If you are looking for DoD jobs in Wiesbaden, Darmstadt, and Stuttgart, you will likely be driving to work.  I can't speak for public transportation access in Stuttgart, but there is only one bus that comes close to Clay Kaserne in Wiesbaden and nothing in Darmstadt.

0

Share this post


Link to post
Share on other sites
1 hour ago, JG52 said:

 

If you are looking for DoD jobs in Wiesbaden, Darmstadt, and Stuttgart, you will likely be driving to work.  I can't speak for public transportation access in Stuttgart, but there is only one bus that comes close to Clay Kaserne in Wiesbaden and nothing in Darmstadt.

 

Years ago, while living in Stuttgart, I was invited to a Kaserne in Vaihingen. I don't remember exactly whether I took a bus from the Vaihingen S-Bahn oder just walked from there, but I had no problem getting to the Kaserne using public transportation.

0

Share this post


Link to post
Share on other sites
On 12/04/2018, 20:36:39, AnswerToLife42 said:

Leman: Frankfurt has 740000 inhabitants and 360000 people commute to work very morning. There are larger towns in Germany but is second when it comes to commuting.

 

 

Second? They're generally rated first at 65% for inbound-commuter-to-population ratio - for cities above 250,000 people.

 

Among these Düsseldorf is second at 62%, Mannheim third at 61%, Stuttgart fourth at 60%; in general around 55% is typical for cities that size. If one includes smaller cities - above 100,000 - then Frankfurt is at best average though. Darmstadt is at 69% btw.

 

Background is that Frankfurt - and Stuttgart - did force some surrounding suburbs into their proper territory, but not to the extent that e.g. Munich did it (which is at 45%) and definitely not like the molochs of the north (Hamburg at 36% and Berlin at only 21%).

0

Share this post


Link to post
Share on other sites

Belated comment on Darmstadt.  These places are all pretty similar in our gentrified world.  (I do know the other two).   Certainly the usual scrum for the very scarce property in the popular areas.   Darmstadt is basically alt tech central, these days.  Tops the "Future Cities" list here every year and has just become the first "Digital City".  Also (I think) the only Green-run city in Germany.  You get the picture.  (The fact that no anglophone seems to have given an opinion also probably tells you a lot about life here in 2018 and its accessibility to our cohort). 

 

It's a very easy and comfortable place to live, incredibly cushioned and also in many ways stimulating (knowledge, innovation, creative arts etc).   Nothing bad will ever happen to you in Darmstadt and all sorts of goodies will be at your feet.  It's got great positivity and (as the even Rough Guide to Germany noticed) is very laidback and also very liberal.  But that of course now also means those now cliched modern aspects of wealth and corporate normative conformist life / gentrification that are not everyone's cup of tea and that increasingly crowd out Ms or Mr Average.

 

I think you asked something like what do single 30 somethings do for homes?  In 2018, few would be living alone in 2000 Euro apartments, even if there were many on offer.  Also a substantial proportion of our housing is social (30%) or other not-for-profit sort and this tends to be less accessible to incoming foreigners.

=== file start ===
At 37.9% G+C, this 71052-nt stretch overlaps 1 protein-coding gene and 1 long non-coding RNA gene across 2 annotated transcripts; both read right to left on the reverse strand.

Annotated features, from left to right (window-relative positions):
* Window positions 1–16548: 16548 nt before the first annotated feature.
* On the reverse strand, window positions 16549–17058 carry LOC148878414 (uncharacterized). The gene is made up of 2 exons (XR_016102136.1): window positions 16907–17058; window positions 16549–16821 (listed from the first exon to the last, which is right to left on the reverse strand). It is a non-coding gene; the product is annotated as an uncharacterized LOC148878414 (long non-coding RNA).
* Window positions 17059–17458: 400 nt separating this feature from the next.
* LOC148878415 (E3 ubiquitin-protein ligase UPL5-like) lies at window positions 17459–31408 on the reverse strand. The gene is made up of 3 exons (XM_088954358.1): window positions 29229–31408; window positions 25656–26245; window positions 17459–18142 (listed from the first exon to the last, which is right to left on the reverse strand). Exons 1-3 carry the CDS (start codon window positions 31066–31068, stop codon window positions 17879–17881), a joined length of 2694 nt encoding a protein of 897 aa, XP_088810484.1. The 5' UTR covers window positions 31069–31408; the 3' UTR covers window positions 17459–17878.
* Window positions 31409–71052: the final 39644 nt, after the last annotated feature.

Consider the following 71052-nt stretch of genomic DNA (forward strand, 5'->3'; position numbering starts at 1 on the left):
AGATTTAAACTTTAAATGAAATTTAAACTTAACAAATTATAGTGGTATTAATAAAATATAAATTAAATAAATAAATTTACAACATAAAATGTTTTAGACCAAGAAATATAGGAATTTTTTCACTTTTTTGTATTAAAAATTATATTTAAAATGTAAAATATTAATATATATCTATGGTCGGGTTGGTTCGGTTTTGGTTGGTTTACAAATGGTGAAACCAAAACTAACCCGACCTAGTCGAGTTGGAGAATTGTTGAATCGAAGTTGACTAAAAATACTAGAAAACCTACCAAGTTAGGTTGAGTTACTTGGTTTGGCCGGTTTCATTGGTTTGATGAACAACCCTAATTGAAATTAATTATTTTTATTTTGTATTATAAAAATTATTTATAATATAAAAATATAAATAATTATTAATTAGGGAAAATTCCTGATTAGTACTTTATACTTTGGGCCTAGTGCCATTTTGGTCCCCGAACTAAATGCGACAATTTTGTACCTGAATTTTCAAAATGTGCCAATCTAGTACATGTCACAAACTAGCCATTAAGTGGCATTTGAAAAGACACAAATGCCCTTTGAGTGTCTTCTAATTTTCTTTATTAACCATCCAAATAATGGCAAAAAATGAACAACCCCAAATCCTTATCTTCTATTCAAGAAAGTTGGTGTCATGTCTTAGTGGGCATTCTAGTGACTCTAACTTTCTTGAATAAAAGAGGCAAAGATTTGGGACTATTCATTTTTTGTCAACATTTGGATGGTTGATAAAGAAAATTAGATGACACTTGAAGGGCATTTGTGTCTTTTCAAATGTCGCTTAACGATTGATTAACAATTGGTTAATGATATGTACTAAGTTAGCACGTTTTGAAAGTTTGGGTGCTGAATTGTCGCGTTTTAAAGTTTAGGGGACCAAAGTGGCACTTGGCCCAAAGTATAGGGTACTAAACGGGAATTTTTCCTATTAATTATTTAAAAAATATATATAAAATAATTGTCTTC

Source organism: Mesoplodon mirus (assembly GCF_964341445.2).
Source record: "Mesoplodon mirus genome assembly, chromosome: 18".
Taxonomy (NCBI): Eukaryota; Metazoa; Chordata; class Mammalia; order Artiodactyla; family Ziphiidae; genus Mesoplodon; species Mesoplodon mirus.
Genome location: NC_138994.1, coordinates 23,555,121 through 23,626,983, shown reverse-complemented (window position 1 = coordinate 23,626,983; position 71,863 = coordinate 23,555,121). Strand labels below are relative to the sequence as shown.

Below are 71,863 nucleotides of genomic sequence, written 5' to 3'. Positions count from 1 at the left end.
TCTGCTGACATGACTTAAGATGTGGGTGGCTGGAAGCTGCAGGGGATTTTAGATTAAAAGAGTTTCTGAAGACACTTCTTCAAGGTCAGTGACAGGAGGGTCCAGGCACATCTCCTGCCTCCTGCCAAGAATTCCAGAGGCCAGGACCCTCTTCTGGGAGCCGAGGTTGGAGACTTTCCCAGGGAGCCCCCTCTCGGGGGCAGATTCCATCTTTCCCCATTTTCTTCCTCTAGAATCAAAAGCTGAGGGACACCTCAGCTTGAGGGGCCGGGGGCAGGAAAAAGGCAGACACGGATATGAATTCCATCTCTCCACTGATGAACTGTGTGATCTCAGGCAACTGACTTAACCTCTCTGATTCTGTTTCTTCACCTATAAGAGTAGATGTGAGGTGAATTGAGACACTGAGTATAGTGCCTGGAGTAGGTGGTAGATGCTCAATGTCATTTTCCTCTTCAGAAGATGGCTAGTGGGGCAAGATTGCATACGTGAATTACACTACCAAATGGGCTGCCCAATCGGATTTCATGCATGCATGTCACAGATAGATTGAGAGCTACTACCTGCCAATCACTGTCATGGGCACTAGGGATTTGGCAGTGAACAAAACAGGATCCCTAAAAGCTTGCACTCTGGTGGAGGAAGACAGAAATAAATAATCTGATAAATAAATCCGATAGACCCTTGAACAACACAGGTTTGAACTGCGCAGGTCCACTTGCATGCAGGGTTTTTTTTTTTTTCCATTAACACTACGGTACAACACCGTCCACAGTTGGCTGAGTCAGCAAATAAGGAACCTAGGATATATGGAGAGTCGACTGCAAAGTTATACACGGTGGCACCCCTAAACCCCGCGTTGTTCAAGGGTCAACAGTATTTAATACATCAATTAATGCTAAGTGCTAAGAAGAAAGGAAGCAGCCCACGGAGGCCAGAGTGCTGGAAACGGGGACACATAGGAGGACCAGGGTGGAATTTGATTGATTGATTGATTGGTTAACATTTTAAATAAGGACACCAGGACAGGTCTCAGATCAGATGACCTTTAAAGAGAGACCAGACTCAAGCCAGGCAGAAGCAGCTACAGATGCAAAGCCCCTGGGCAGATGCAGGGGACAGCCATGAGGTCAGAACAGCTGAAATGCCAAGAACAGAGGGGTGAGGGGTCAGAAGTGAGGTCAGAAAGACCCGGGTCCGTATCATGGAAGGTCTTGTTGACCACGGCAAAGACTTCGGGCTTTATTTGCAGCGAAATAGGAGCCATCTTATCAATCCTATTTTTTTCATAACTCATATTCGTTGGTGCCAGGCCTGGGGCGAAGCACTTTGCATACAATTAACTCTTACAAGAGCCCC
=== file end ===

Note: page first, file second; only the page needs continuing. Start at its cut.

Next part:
1

Share this post


Link to post
Share on other sites
On 10.5.2018, 17:21:43, swimmer said:

Belated comment on Darmstadt.  These places are all pretty similar in our gentrified world.  (I do know the other two).   Certainly the usual scrum for the very scarce property in the popular areas.   Darmstadt is basically alt tech central, these days.  Tops the "Future Cities" list here every year and has just become the first "Digital City".  Also (I think) the only Green-run city in Germany.  You get the picture.  (The fact that no anglophone seems to have given an opinion also probably tells you a lot about life here in 2018 and its accessibility to our cohort). 

 

It's a very easy and comfortable place to live, incredibly cushioned and also in many ways stimulating (knowledge, innovation, creative arts etc).   Nothing bad will ever happen to you in Darmstadt and all sorts of goodies will be at your feet.  It's got great positivity and (as the even Rough Guide to Germany noticed) is very laidback and also very liberal.  But that of course now also means those now cliched modern aspects of wealth and corporate normative conformist life / gentrification that are not everyone's cup of tea and that increasingly crowd out Ms or Mr Average.

 

I think you asked something like what do single 30 somethings do for homes?  In 2018, few would be living alone in 2000 Euro apartments, even if there were many on offer.  Also a substantial proportion of our housing is social (30%) or other not-for-profit sort and this tends to be less accessible to incoming foreigners.

 

As an American working and studying in Darmstadt, I can tell you that in many companies have English as a company language, especially in the digital sphere, There are also a number of English-speaking social groups in town.

0

Share this post


Link to post
Share on other sites

As quite a senior professional who has lived here for nearly 15 years and worked as a contractor for many big business names over that time, not sure why newcomers think l might  need to be "told" this?

 

Anglophone is not a synonym for English speaker.    The vast - vast - majority of people using English in  business here use it as an additional language.   Like 99%+.

 

The city statistics list 450 Britons, 460 US citizens and 37 Australasians in the 150,000 population.  Others (such as Irish) are so small as to not be disclosed alone.  Tiny numbers.   Much smaller than when I moved here.   And only a small fraction of those will be in employment, of course,  and not even always in this town.

 

https://www.darmstadt.de/fileadmin/Bilder-Rubriken/Standort/Statistik_und_Stadtforschung/pdf/jahrbuch/02Bevoelkerung/K02-5.pdf

 

But, leaving that aside, have you got any uptodate information for the poster about how to set up the life he wants?  

 

0

Share this post


Link to post
Share on other sites

Why is the number of native speakers relevant? It is about communication, is it not?

 

My point for the OP is that getting by in English is not usually a big deal in Darmstadt.

0

Share this post


Link to post
Share on other sites

Create an account or sign in to comment

You need to be a member in order to leave a comment

Create an account

Sign up for a new account in our community. It's easy!


Register a new account

Sign in

Already have an account? Sign in here.


Sign In Now